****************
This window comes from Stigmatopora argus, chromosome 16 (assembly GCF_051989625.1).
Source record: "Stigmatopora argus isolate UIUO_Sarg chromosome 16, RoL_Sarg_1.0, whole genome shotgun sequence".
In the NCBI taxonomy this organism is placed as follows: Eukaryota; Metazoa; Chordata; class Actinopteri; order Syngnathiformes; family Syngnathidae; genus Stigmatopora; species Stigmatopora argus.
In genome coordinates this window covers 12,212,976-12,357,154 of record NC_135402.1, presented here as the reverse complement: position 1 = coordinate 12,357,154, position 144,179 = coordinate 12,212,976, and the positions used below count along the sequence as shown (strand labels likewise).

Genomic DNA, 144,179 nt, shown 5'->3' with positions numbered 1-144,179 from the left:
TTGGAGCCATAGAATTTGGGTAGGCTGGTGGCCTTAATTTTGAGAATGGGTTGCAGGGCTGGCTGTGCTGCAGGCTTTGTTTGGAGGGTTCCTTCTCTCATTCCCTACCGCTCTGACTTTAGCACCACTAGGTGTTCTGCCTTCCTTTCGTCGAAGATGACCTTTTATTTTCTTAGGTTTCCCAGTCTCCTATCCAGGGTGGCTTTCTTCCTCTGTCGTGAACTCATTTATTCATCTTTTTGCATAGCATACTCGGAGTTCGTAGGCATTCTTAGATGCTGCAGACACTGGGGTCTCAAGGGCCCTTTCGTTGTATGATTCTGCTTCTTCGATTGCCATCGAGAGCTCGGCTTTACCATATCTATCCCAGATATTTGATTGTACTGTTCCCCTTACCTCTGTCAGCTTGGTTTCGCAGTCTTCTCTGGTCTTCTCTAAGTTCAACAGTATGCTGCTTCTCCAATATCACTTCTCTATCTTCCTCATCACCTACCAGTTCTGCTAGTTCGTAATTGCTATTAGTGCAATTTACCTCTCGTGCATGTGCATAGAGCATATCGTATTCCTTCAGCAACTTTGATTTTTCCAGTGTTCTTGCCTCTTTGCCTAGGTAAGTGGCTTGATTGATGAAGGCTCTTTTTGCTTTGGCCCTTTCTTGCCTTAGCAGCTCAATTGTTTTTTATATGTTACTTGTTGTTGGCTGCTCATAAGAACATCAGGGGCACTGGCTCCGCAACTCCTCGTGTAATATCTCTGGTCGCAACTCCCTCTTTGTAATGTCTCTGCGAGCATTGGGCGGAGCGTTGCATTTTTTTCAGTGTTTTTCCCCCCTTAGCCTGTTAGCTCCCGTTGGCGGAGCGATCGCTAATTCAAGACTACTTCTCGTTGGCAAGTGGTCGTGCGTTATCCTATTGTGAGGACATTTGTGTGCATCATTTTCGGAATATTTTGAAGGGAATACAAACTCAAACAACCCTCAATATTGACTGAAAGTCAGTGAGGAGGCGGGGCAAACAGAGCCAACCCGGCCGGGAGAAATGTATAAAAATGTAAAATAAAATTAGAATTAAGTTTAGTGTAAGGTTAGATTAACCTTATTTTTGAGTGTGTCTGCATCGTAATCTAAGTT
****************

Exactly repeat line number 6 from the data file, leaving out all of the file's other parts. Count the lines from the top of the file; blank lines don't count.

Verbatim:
TTGGAGCCATAGAATTTGGGTAGGCTGGTGGCCTTAATTTTGAGAATGGGTTGCAGGGCTGGCTGTGCTGCAGGCTTTGTTTGGAGGGTTCCTTCTCTCATTCCCTACCGCTCTGACTTTAGCACCACTAGGTGTTCTGCCTTCCTTTCGTCGAAGATGACCTTTTATTTTCTTAGGTTTCCCAGTCTCCTATCCAGGGTGGCTTTCTTCCTCTGTCGTGAACTCATTTATTCATCTTTTTGCATAGCATACTCGGAGTTCGTAGGCATTCTTAGATGCTGCAGACACTGGGGTCTCAAGGGCCCTTTCGTTGTATGATTCTGCTTCTTCGATTGCCATCGAGAGCTCGGCTTTACCATATCTATCCCAGATATTTGATTGTACTGTTCCCCTTACCTCTGTCAGCTTGGTTTCGCAGTCTTCTCTGGTCTTCTCTAAGTTCAACAGTATGCTGCTTCTCCAATATCACTTCTCTATCTTCCTCATCACCTACCAGTTCTGCTAGTTCGTAATTGCTATTAGTGCAATTTACCTCTCGTGCATGTGCATAGAGCATATCGTATTCCTTCAGCAACTTTGATTTTTCCAGTGTTCTTGCCTCTTTGCCTAGGTAAGTGGCTTGATTGATGAAGGCTCTTTTTGCTTTGGCCCTTTCTTGCCTTAGCAGCTCAATTGTTTTTTATATGTTACTTGTTGTTGGCTGCTCATAAGAACATCAGGGGCACTGGCTCCGCAACTCCTCGTGTAATATCTCTGGTCGCAACTCCCTCTTTGTAATGTCTCTGCGAGCATTGGGCGGAGCGTTGCATTTTTTTCAGTGTTTTTCCCCCCTTAGCCTGTTAGCTCCCGTTGGCGGAGCGATCGCTAATTCAAGACTACTTCTCGTTGGCAAGTGGTCGTGCGTTATCCTATTGTGAGGACATTTGTGTGCATCATTTTCGGAATATTTTGAAGGGAATACAAACTCAAACAACCCTCAATATTGACTGAAAGTCAGTGAGGAGGCGGGGCAAACAGAGCCAACCCGGCCGGGAGAAATGTATAAAAATGTAAAATAAAATTAGAATTAAGTTTAGTGTAAGGTTAGATTAACCTTATTTTTGAGTGTGTCTGCATCGTAATCTAAGTT